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  • Writer's pictureRobin Thomas

Thriving Through the Holidays

The COVID-19 pandemic continues to be stressful and isolating for many people. Yet we know that a healthy social life makes everyday life better. Diet and exercise are important for our health, but how you live your life-including social networks, relationships, kindness, optimism, and volunteerism- is also very important. By reducing stress, we increase feel-good chemicals like oxytocin and serotonin, which support brain health.

What can we do to stay social but safe, have fun, and THRIVE through the holidays and into the new year?

  • Make time: Set up 5 minutes each day to reach out to someone you love. It can be a quick phone call, a note, or simply reaching out on a private social media message. Please don’t simply say ‘hello’, especially on social media- that’s creepy. Either let them know the reason you reached out. It’s okay if you can't think of a reason to talk: Just explain that all you want to do is say hello, and that you are thinking of them.

  • Do what you love: This year has become ‘all about Zoom’ Some people love connecting through Zoom or other video platforms, but others are experiencing Zoom fatigue, especially when groups of friends end up talking over each other. Try an activity you all enjoy doing together that can be done as a group online. I know others who enjoy watching movies together, playing classic board games or role-playing games, even cooking together while online. It’s all about mutual experiences.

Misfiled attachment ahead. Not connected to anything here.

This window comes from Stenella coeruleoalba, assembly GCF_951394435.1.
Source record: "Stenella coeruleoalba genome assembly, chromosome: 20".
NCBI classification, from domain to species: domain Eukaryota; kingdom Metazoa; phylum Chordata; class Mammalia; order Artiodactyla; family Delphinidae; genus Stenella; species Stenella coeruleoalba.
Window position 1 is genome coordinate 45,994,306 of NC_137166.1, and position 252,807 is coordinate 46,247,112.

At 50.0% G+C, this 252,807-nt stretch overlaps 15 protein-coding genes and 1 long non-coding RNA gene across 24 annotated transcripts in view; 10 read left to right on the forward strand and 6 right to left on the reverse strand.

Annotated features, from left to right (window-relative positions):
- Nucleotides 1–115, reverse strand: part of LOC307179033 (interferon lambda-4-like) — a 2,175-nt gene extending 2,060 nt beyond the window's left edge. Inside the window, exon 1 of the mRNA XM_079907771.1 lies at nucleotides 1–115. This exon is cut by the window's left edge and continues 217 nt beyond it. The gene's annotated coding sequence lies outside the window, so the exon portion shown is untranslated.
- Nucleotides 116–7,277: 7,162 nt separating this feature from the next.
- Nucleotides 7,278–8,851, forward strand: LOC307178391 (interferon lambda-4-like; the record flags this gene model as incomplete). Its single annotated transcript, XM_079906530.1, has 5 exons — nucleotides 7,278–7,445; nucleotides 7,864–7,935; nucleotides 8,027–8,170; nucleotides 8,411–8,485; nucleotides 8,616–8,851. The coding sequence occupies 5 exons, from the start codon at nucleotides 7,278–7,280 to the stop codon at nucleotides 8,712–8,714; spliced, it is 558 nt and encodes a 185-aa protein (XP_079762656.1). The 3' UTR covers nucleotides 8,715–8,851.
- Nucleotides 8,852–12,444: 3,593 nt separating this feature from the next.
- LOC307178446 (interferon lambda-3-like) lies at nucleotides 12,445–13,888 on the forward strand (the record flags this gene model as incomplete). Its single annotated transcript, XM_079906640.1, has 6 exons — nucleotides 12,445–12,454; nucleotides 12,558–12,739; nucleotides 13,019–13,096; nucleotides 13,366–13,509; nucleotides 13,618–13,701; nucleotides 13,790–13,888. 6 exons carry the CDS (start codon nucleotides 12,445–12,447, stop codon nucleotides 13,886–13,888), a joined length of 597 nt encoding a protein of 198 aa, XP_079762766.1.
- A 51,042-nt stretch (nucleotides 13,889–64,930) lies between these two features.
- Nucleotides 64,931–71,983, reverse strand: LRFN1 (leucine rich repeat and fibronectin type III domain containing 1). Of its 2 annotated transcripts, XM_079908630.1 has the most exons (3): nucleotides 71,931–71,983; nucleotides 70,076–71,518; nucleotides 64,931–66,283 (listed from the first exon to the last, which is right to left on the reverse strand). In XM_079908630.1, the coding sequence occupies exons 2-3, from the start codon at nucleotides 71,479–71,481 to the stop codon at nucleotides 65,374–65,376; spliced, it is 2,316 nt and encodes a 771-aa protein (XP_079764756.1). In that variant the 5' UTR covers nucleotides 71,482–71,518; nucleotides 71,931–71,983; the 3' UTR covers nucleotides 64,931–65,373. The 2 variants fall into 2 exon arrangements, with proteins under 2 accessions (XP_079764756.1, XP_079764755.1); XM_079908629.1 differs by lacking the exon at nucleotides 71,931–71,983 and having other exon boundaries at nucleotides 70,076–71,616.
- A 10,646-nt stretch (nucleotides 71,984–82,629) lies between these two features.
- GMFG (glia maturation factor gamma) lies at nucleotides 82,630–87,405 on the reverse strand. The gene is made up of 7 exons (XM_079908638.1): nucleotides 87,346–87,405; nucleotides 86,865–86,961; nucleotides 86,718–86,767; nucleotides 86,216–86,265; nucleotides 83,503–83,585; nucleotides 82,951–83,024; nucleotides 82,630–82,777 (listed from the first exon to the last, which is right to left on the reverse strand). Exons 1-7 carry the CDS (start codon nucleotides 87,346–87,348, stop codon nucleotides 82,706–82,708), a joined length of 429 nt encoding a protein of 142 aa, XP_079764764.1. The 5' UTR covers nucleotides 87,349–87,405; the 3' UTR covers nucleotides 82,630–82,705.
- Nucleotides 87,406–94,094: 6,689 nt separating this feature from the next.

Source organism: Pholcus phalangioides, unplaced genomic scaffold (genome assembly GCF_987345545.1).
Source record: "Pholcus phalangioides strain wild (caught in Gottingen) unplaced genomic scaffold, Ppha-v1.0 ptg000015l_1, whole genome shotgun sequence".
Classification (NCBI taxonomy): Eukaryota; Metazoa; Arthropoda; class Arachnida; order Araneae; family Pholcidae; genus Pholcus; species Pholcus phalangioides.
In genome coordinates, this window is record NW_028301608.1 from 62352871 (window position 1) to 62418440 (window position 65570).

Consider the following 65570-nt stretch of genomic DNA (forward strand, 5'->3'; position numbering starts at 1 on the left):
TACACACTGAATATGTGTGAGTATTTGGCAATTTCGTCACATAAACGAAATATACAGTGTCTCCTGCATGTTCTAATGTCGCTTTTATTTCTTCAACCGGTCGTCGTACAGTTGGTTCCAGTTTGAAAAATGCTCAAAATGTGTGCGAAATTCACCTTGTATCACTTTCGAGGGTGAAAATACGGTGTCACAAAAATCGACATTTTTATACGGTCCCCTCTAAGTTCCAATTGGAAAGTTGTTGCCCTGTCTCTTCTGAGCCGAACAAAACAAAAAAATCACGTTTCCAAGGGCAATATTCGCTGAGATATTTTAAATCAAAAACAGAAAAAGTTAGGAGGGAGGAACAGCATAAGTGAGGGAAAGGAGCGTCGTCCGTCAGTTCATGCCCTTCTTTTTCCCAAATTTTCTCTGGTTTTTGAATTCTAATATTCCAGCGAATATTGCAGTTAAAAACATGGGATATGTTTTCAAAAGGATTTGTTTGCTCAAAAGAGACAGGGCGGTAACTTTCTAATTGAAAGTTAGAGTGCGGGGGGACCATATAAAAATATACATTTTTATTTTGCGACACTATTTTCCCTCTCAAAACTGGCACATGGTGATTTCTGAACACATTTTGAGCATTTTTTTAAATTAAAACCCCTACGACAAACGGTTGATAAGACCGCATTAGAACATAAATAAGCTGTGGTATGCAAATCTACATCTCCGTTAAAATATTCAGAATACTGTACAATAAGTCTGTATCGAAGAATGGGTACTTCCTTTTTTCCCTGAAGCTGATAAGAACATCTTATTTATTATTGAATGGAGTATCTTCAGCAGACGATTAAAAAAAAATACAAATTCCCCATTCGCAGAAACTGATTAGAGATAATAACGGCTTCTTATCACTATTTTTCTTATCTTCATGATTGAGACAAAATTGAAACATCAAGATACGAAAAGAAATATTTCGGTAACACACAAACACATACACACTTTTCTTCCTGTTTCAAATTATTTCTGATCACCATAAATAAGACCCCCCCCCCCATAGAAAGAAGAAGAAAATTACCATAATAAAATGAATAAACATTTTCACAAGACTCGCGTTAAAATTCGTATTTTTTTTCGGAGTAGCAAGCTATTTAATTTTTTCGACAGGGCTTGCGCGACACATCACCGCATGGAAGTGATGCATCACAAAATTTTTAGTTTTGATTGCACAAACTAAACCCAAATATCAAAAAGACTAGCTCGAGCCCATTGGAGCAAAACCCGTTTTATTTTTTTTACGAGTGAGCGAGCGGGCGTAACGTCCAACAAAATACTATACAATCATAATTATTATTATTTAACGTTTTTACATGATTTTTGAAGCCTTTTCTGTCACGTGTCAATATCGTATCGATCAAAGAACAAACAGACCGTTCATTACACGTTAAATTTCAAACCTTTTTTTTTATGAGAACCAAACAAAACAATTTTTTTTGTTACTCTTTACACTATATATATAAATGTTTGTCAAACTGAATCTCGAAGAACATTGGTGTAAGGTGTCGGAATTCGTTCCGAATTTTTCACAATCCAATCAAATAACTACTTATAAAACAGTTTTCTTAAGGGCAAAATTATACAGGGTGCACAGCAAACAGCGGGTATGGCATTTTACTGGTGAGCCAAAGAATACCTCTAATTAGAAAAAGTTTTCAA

• Re-frame the situation: There is a strong correlation between choosing to be alone and being happy with your alone time. There is no right or wrong way to spend time alone, so it’s good to be open to different possibilities, and have plans for how you spend that alone time. It’s good to have hobbies you enjoy that use your creativity or pamper yourself with an activity you enjoy- a long soak in the tub, a facial treatment, or a nice walk. I know someone who calls friends and then puts the phone in his shirt pocket, camera out, so his friends can also enjoy the walk while they chat.

  • Acts of service: Helping others can help take the focus off ourselves. I hold a virtual lunch and learn every month with my Living Well Connections group. At each meeting, we raise money for a local food bank. Knowing we are learning together as well as serving others lifts us all up. Other ways to serve others during the pandemic include promoting local businesses, tipping delivery workers well, sharing free resources with neighbors, and even raising a friendly wave to others as you social distance when walking past them.

Research suggests that focusing on what we are grateful for, rather than what we are missing out on, can help us feel less alone. Last month I participated in a 30 Day Gratitude Challenge. All of us participating now have a habit of focusing on what we are grateful for each day. By focusing on gratitude and how we can serve others it helps us become resilient and grounded both now through the holidays and into the new year 2021.

Robin Thomas worked for 25 years in Medical Research at UNC studying inflammation in chronic and autoimmune diseases. She left UNC to start her own Wellness Business in 2004 and founded Living Well Connections, a community for people whose passion is healthy living, in 2015. You can learn more at

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